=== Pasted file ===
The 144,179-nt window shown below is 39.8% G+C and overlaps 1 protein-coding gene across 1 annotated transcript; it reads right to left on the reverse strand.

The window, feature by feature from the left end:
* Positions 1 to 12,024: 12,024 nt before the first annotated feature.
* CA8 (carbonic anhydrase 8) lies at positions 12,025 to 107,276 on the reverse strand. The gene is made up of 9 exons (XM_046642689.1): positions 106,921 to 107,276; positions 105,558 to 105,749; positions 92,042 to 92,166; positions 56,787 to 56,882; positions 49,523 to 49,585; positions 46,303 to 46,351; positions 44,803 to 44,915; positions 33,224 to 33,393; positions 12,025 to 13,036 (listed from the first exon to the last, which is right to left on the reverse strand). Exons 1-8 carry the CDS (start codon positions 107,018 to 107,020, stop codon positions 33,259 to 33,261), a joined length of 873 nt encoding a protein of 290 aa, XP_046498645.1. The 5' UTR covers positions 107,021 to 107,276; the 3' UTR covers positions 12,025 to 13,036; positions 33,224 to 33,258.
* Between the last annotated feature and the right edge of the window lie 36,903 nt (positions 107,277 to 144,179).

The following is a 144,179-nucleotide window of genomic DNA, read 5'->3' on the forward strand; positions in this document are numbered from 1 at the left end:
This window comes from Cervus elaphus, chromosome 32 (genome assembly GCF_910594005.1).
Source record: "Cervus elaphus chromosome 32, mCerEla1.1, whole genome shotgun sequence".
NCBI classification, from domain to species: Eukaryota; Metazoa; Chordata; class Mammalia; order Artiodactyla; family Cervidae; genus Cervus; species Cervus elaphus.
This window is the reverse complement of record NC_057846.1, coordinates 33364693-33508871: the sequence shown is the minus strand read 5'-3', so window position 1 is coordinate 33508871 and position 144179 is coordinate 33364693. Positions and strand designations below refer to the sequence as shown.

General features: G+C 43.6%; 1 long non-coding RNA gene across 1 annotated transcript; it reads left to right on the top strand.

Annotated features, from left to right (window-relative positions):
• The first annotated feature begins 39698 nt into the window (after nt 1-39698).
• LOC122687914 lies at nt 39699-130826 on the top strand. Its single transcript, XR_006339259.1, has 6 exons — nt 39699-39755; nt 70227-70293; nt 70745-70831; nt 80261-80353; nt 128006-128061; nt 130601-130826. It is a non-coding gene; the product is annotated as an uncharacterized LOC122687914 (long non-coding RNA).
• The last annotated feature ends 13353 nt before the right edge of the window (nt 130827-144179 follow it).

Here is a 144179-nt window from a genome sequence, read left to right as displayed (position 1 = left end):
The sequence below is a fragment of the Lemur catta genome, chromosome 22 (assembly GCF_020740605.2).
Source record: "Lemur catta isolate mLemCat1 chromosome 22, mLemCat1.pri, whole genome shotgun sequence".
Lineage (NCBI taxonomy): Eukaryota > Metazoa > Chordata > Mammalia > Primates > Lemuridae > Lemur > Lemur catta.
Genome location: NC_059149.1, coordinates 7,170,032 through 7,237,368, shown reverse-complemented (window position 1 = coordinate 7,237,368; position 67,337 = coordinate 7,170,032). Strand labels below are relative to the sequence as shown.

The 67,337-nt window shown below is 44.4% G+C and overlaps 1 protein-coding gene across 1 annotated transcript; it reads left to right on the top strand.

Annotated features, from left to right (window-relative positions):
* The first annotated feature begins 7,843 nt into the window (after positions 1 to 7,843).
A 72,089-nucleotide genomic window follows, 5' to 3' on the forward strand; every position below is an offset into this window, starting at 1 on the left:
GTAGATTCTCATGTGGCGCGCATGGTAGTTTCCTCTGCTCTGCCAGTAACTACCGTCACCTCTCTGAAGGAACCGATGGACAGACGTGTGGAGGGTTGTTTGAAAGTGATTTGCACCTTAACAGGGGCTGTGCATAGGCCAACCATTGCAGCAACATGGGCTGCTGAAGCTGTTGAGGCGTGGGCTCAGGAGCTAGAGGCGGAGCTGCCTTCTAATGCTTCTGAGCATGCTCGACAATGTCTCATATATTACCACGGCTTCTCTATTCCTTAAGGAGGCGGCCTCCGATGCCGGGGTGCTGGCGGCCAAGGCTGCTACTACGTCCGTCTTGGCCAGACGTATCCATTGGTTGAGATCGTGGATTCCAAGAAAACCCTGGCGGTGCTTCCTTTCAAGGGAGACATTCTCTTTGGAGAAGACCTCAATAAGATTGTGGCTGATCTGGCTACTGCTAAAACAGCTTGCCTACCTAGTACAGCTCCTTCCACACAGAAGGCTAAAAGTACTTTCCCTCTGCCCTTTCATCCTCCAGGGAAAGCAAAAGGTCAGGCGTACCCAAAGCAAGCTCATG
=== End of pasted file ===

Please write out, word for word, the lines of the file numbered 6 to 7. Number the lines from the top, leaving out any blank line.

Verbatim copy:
The following is a 144,179-nucleotide window of genomic DNA, read 5'->3' on the forward strand; positions in this document are numbered from 1 at the left end:
This window comes from Cervus elaphus, chromosome 32 (genome assembly GCF_910594005.1).